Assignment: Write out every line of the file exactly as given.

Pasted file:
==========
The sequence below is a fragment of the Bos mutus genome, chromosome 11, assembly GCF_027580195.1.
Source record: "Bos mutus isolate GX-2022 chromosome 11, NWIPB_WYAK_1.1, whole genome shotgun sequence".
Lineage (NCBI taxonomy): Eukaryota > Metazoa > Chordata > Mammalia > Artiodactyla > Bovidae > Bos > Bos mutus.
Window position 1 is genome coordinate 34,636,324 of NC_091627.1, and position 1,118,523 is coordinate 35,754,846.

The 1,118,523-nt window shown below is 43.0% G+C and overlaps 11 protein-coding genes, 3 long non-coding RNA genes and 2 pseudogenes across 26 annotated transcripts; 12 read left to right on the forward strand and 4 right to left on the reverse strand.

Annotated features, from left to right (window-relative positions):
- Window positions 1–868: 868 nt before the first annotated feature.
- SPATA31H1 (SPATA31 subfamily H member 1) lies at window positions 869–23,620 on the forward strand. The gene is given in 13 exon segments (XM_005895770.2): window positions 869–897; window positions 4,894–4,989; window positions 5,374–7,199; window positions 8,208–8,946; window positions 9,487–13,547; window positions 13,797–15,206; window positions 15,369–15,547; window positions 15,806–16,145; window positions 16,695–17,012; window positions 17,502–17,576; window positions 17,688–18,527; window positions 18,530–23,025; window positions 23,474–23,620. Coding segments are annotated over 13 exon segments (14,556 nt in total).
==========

The sequence below is a fragment of the Bos mutus genome, chromosome 11, assembly GCF_027580195.1.
Source record: "Bos mutus isolate GX-2022 chromosome 11, NWIPB_WYAK_1.1, whole genome shotgun sequence".
Lineage (NCBI taxonomy): Eukaryota > Metazoa > Chordata > Mammalia > Artiodactyla > Bovidae > Bos > Bos mutus.
Window position 1 is genome coordinate 34,636,324 of NC_091627.1, and position 1,118,523 is coordinate 35,754,846.

The 1,118,523-nt window shown below is 43.0% G+C and overlaps 11 protein-coding genes, 3 long non-coding RNA genes and 2 pseudogenes across 26 annotated transcripts; 12 read left to right on the forward strand and 4 right to left on the reverse strand.

Annotated features, from left to right (window-relative positions):
- Window positions 1–868: 868 nt before the first annotated feature.
- SPATA31H1 (SPATA31 subfamily H member 1) lies at window positions 869–23,620 on the forward strand. The gene is given in 13 exon segments (XM_005895770.2): window positions 869–897; window positions 4,894–4,989; window positions 5,374–7,199; window positions 8,208–8,946; window positions 9,487–13,547; window positions 13,797–15,206; window positions 15,369–15,547; window positions 15,806–16,145; window positions 16,695–17,012; window positions 17,502–17,576; window positions 17,688–18,527; window positions 18,530–23,025; window positions 23,474–23,620. Coding segments are annotated over 13 exon segments (14,556 nt in total).